Even without Dee Dee, the Neon Boys didn`t last very long, nor did the same trio`s next stab at fame, Goo Goo. When that folded, Ficca went off to join a blues band, while Verlaine played solo gigs around New York. At one of these, Richard Lloyd,a New Jersey resident with a passion for the blues, saw Verlaine, and the two got together to form a band with Richard Hell and Billy Ficca, who was recalled.
There are several reasons quoted as to why the group decided to call themselves Television. The most obvious is that Tom Verlaine`s initials are TV, but New Musical`s Express`s Nick Kent feels that the name was Richard Hell`s idea. "He envisioned a whole spectacle: a torn`n`frayed four-piece fronting a bank of old television sets." Yet a third reason was contributed by Richard Lloyd: "It just seemed to fit `cos it`s something that`s in every home in America. It`s so obtrusive, it`s unobtrusive."
The band`s first performance was at the Townhouse Theatre in New York in march 1974, and the band subsequently picked up a following, culminating in Verlaine convincing the owner of CBGB`s club that he should present live music, and thus finding a home for a large number of New York New Wave bands who needed somewhere to try out their music in front of a fairly receptive audience. Also around this time Richard Williams, then an A & R man for Island Records, produced some tapes of the band in collaboration with Eno, but the band were not satisfied with the results, and neither were Island, so the opportunity was lost.
Verlaine and Hell seemed to have great things going for them visually, but not, according to Verlaine, musically. He said of Hell, "We let him play with us and we hoped he`d improve musically as we developed. Eventually we decided that we needed someone better." In mid-`75, Hell left the band, subsequently joining Johnny Thunders in the Heartbreakers, and later forming his own band, the Void-Oids. At the same time, Verlaine was living with Patti Smith, and Tom played guitar on one of her earliest recordings, Hey Joe, and contributed both in composition and playing to Break It Up on Smith`s Horses LP, as well as writing a slim book of poetry with her called The Night. In turn, Patti bought the first real guitar that Tom had ever possessed from her advance royalties.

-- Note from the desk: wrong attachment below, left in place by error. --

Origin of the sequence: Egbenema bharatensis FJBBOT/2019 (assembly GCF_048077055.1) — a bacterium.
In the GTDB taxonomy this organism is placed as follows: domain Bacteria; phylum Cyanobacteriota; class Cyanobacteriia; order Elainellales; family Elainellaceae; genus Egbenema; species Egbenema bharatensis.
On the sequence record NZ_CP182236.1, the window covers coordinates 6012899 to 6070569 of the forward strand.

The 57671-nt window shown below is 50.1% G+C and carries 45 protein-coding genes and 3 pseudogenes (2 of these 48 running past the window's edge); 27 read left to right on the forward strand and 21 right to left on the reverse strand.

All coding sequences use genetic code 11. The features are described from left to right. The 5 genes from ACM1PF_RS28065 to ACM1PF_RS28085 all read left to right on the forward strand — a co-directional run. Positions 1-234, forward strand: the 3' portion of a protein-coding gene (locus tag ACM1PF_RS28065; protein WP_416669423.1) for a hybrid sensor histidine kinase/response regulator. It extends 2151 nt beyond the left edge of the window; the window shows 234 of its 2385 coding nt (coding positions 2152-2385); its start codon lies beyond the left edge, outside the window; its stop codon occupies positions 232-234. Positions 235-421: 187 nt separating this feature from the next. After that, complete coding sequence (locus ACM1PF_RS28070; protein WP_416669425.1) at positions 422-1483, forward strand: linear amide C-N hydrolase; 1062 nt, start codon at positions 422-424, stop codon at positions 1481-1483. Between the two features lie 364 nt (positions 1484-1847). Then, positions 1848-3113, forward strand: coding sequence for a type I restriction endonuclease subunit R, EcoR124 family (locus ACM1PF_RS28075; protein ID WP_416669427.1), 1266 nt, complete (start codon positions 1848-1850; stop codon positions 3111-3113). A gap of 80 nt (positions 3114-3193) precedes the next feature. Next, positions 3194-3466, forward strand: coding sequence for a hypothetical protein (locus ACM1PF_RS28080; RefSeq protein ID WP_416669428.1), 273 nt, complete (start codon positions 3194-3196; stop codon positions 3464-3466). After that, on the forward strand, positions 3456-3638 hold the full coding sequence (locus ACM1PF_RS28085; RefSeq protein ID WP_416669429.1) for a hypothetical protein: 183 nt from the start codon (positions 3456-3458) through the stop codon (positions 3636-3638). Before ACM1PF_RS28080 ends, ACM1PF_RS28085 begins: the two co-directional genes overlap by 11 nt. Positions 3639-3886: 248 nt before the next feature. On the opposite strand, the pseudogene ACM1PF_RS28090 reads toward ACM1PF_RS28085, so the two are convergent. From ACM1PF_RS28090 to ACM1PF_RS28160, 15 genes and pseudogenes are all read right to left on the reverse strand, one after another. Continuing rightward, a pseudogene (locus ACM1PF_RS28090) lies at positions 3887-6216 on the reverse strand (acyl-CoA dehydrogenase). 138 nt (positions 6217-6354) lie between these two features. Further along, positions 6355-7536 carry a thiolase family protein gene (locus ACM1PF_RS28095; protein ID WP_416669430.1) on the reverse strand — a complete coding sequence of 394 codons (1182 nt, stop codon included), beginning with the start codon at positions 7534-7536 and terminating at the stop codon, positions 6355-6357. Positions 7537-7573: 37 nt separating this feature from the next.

Hell´s replacement was Fred Smith, who had previously been in The Stilettoes and Blondie, and late in 1975, the now-settled four-piece Television recorded a single titled Little Johnny Jewel on the Ork label, named after their ex-manager, William Terry Ork, to whom the band eventually dedicated their first album. The single sold astonishingly well considering that it was released on a virtually unknown label and came to the attention of Elektra Records, who were very quick to sign the group, and rush them into a studio with noted engineer Andy John co-producing with Verlaine. The album, Marquee Moon, released in 1977 was received ecstatically by the critics, one of whom called it "a 24-carat inspired and totally individualist creation."
The album crashed into the British charts within weeks of release, a particularly strange occurance as they had never played in the country at the time. Later in in `77, the group played a highly successful tour of Britain. Following this a single taken from the album, Prove It, also went straight into the Top 30.
Televison created a perfect blend of the best of American rock music of the `60s, including the Velvet Underground, Love, The Doors etc., but with an added ingredient that belongs only to Tom Verlaine, whose songs were destined to quickly achieve classic status.